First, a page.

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Oppenheim dog rescue banned, fined

Massachusetts: Group violated laws when crossing state lines

March 5, 2011
By BILL PITCHER, The Leader-Herald

OPPENHEIM - Two months after moving to Fulton County, a dog rescue ran afoul of another state's agriculture laws when the animals were brought back to Massachusetts for veterinary care.

Help A Hound, a non-profit rescue and adoption agency that began in Fitchburg, Mass., in 2009 and moved to Oppenheim last January, now is forbidden from operating in Massachusetts and owes $4,500 in unpaid fines to the state Department of Agriculture.

Owner Veronica Thompson, who says she still lives in Massachusetts, said she had trouble finding reliable veterinary care when she moved Help A Hound to its 68-acre site on Lotville Road in Oppenheim in January 2010. Two months later, she brought seven dogs to Massachusetts to take to her vet, but the state accused her of not following laws on dog importation.

Massachusetts laws require an interstate health certificate signed by an accredited veterinarian and proof of a rabies vaccine when dogs are brought into the state, said Catherine Williams, a spokeswoman for the Massachusetts Department of Agriculture. Dogs also are required to be held in a state-approved isolation facility for 48 hours, at which point they must be examined by a vet before being adopted or transferred.

Williams said Help A Hound was inspected March 15, 2010, and officials the next day issued the cease-and-desist order and ordered seven dogs to be surrendered. Thompson surrendered five dogs in April and was fined $4,500. She said she hasn't paid because she doesn't have the money.

In Oppenheim, Help A Hound takes in about $300 for every dog that's adopted. The funds go toward any necessary vet care, vaccines and, if needed, spaying or neutering, said Thompson, who runs the operation with her son, Glyn, and his wife, Kim.

The group has placed about 30 dogs in homes since June, Thompson said, but not without considerable angst. Help A Hound has been the subject of complaints by neighbors and visits by law-enforcement agencies, and found itself under scrutiny from Oppenheim's dog warden, who has been investigating reports of hoarding townwide.

William Lints, who became dog warden in January, said he has counted as many as 94 dogs at Help A Hound, whose facility has 1,170 square feet of living space, according to Fulton County tax records. He said, like anyone else in the town, Help A Hound's animals are subject to dog-licensing and vaccination laws.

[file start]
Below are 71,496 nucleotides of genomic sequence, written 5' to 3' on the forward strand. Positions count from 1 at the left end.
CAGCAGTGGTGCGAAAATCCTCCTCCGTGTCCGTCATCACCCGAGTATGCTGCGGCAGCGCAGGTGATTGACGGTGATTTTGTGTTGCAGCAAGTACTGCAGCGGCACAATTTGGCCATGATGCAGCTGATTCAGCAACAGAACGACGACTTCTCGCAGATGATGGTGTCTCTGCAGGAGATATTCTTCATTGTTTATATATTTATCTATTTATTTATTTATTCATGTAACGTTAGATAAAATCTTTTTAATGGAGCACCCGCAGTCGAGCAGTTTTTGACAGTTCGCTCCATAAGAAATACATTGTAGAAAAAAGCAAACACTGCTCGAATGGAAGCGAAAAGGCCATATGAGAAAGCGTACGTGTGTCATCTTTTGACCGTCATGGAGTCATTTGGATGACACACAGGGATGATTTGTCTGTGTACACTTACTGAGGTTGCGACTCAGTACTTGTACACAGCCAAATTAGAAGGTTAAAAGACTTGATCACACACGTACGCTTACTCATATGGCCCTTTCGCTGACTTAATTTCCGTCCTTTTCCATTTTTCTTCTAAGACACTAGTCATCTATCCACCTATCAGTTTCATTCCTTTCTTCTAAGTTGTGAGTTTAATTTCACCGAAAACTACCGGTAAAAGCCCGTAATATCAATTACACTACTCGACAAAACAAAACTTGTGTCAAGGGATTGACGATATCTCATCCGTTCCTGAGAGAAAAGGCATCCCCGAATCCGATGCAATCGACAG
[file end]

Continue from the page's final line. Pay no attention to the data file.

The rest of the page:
"My best visual guess is there were four dogs in compliance," Lints said.

Lints said only registered humane societies and the Society for Prevention of Cruelty to Animals are exempt from the state Department of Agriculture & Markets' licensing and vaccination laws.

He said Help A Hound also needs to comply with a new town law that limits most households to six dogs. A permit can be obtained for residents seeking to house up to 15 dogs, and residents can apply for a special permit to house even more - a provision designed for dog breeders or similar businesses - if they have proper facilities.

"I can tell you right now, Veronica will not meet that standard," Lints said.

The law became effective Jan. 1, but residents have until late April to comply.

Thompson said Help A Hound now has 70 dogs - more than its optimal number of 25 - and has stopped accepting dogs for the time being. She insisted the company is a legitimate shelter and animal rescue, accepting dogs surrendered by their owners and seized by agencies, including Gloversville Animal Control, she said.

Thompson said she considered moving to Oppenheim full-time, but she feels like she's been treated with hostility. She said she found a warmer reception in eastern Fulton County, where the Tractor Supply store in the town of Johnstown has donated food and hosted adoption events.

"That's why we do our adoptions in Gloversville," she said. "People over there are so friendly and wonderful."

Bill Pitcher is the city editor and can be reached at



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